The New York Times reports that today Judge Deborah A. Batts sentenced former broker David Tavdy to 63 months in minimum-security federal prison.
A year ago Tavdy pleaded guilty to conspiracy and securities fraud charges filed by the Securities and Exchanges Committee following the exposure of a massive insider trading ring on Wall Street. Tavdy was one of 13 involved in what authorities at the time considered “one of the most pervasive insider trading rings since the 1980s.”
Between 2002 and 2006, Tavdy made 10.3 million dollars off of security transactions made after receiving tips from Mitchel S. Guttenberg, a former UBS executive. Guttenberg was sentenced to 6.5 years last November for his part in the scheme.
Despite Tavdy’s statement that “I made a mistake and I regret it,” Judge Batts reflected that this was not an isolated case and Tavdy and his cohorts made millions off of insider information. The year time between the pleading and the sentencing tends to dull the severity of Tavdy’s actions. Some might even ascribe to the mentality that Tavdy made a few mistakes and got caught up in a bad situation.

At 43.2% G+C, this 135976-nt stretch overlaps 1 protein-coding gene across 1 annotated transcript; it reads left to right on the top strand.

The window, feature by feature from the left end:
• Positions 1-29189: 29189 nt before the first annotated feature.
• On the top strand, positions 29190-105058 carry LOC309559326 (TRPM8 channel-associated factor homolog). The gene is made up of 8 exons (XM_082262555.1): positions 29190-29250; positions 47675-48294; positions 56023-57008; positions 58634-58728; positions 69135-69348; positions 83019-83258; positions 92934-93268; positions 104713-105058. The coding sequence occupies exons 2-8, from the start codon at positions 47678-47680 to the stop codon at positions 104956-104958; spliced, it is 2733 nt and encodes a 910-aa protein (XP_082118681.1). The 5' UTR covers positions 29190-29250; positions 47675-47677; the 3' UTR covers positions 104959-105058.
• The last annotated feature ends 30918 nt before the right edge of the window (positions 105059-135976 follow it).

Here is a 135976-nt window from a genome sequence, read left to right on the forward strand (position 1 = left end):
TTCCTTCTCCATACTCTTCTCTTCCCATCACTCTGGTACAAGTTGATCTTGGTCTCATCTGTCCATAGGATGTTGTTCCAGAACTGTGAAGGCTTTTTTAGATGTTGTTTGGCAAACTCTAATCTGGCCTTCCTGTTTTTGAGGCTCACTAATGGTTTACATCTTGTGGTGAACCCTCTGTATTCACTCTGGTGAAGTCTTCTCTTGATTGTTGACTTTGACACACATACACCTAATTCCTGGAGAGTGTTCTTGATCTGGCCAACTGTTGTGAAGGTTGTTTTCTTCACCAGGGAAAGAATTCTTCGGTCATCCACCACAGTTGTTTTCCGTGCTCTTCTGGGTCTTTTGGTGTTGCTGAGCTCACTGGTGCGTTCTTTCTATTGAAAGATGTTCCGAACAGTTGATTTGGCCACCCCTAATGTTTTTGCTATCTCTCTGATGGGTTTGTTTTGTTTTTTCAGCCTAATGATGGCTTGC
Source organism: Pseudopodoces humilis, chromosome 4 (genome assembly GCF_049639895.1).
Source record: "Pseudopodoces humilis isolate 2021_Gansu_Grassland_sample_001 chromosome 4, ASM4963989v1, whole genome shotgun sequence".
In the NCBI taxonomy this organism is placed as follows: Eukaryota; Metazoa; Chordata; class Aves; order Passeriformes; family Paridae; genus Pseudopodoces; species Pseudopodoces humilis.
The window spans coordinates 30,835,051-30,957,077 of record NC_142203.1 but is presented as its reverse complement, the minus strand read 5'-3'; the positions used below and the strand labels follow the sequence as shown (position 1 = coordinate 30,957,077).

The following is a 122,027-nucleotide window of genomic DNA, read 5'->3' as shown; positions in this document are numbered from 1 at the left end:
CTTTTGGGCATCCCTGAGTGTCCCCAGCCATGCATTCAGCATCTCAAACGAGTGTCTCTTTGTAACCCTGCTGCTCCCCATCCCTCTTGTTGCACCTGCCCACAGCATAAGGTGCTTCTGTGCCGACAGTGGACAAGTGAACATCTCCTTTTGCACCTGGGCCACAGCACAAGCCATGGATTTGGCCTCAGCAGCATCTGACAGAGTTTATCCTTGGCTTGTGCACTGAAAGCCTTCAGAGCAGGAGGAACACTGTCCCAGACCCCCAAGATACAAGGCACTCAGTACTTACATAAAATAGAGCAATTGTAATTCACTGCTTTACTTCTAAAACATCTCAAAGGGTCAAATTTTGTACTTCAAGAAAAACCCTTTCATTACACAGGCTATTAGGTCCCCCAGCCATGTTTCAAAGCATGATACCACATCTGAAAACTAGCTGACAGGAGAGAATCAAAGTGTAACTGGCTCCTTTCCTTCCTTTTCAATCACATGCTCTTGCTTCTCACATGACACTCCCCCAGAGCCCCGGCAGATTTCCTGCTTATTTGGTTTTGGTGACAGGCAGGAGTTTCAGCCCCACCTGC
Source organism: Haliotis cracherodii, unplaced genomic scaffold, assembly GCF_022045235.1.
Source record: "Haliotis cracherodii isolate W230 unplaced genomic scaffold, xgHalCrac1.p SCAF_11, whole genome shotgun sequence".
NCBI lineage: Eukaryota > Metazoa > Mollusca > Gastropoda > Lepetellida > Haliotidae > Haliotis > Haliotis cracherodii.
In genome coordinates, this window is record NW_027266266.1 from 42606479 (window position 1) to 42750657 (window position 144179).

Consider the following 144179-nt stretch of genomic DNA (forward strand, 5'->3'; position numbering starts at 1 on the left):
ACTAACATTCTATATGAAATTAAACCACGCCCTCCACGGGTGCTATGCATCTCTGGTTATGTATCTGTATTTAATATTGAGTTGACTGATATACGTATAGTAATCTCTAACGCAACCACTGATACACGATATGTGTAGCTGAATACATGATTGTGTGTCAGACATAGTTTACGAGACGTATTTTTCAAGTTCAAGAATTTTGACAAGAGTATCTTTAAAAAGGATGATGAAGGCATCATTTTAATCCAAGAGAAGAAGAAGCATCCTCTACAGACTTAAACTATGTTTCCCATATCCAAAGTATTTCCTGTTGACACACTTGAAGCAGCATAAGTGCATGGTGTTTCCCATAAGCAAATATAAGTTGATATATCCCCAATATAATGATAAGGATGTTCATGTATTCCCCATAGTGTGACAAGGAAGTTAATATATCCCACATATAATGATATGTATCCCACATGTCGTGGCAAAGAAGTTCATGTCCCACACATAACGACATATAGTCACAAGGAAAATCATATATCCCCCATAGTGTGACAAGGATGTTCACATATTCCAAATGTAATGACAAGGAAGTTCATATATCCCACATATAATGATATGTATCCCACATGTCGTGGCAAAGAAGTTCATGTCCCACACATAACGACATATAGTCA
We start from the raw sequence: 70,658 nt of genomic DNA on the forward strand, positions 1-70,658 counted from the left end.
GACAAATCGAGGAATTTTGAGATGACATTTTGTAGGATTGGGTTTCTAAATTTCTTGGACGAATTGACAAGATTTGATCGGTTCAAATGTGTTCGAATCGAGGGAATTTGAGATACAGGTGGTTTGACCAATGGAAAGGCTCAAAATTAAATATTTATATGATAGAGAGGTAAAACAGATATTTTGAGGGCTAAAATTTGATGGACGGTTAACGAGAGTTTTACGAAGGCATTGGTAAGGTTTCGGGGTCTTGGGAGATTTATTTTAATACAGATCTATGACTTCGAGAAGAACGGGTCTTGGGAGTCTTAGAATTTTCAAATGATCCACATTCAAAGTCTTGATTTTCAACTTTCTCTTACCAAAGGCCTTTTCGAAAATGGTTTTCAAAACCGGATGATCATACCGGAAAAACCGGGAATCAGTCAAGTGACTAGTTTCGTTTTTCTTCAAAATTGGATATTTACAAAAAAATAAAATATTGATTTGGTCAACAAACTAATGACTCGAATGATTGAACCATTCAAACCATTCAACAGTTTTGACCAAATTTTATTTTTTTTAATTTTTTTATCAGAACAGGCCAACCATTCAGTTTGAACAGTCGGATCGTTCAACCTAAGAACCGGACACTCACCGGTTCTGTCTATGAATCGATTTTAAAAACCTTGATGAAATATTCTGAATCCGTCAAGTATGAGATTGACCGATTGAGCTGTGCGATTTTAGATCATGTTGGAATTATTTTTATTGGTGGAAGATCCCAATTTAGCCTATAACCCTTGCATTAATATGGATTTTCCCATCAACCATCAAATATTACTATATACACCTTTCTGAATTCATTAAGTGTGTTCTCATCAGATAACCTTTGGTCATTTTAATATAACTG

However, if you look back at some of the details reported a year ago in The New York Sun, the only mistake Tavdy and his cohorts seem to have made was getting caught. Cash deals, disposable phones, secret codes, blackmail, and bribery – sounds more like an organized crime ring than a simple broker getting caught up in the paper chase. Furthermore, Tavdy wasn’t just some average joe who stumbled upon some nonpublic information. He knew exactly what he was doing. He was a broker. He payed for nonpublic information. He used the information to make massive illegitimate profits. He should be punished accordingly.